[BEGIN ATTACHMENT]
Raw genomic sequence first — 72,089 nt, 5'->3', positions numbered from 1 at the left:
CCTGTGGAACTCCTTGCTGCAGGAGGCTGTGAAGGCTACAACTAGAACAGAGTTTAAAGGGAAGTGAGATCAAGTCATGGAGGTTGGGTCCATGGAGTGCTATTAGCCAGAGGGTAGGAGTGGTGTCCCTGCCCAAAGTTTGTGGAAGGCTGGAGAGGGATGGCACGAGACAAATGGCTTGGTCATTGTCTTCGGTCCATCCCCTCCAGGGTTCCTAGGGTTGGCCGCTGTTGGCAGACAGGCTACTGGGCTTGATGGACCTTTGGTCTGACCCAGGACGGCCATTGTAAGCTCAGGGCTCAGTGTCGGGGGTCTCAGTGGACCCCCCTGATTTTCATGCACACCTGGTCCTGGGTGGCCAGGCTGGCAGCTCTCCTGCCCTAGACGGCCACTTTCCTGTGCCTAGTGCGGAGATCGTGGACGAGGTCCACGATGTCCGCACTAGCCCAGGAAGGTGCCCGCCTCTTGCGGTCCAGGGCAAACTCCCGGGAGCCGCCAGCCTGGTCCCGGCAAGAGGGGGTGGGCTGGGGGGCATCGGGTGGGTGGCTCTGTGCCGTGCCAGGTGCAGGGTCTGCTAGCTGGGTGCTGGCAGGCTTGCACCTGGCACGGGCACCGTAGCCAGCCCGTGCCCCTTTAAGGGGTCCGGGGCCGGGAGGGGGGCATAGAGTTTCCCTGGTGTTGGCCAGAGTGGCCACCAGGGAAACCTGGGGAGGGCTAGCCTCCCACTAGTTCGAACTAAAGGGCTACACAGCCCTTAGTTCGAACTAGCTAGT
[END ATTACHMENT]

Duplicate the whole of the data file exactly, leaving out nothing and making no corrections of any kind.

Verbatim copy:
Raw genomic sequence first — 72,089 nt, 5'->3', positions numbered from 1 at the left:
CCTGTGGAACTCCTTGCTGCAGGAGGCTGTGAAGGCTACAACTAGAACAGAGTTTAAAGGGAAGTGAGATCAAGTCATGGAGGTTGGGTCCATGGAGTGCTATTAGCCAGAGGGTAGGAGTGGTGTCCCTGCCCAAAGTTTGTGGAAGGCTGGAGAGGGATGGCACGAGACAAATGGCTTGGTCATTGTCTTCGGTCCATCCCCTCCAGGGTTCCTAGGGTTGGCCGCTGTTGGCAGACAGGCTACTGGGCTTGATGGACCTTTGGTCTGACCCAGGACGGCCATTGTAAGCTCAGGGCTCAGTGTCGGGGGTCTCAGTGGACCCCCCTGATTTTCATGCACACCTGGTCCTGGGTGGCCAGGCTGGCAGCTCTCCTGCCCTAGACGGCCACTTTCCTGTGCCTAGTGCGGAGATCGTGGACGAGGTCCACGATGTCCGCACTAGCCCAGGAAGGTGCCCGCCTCTTGCGGTCCAGGGCAAACTCCCGGGAGCCGCCAGCCTGGTCCCGGCAAGAGGGGGTGGGCTGGGGGGCATCGGGTGGGTGGCTCTGTGCCGTGCCAGGTGCAGGGTCTGCTAGCTGGGTGCTGGCAGGCTTGCACCTGGCACGGGCACCGTAGCCAGCCCGTGCCCCTTTAAGGGGTCCGGGGCCGGGAGGGGGGCATAGAGTTTCCCTGGTGTTGGCCAGAGTGGCCACCAGGGAAACCTGGGGAGGGCTAGCCTCCCACTAGTTCGAACTAAAGGGCTACACAGCCCTTAGTTCGAACTAGCTAGT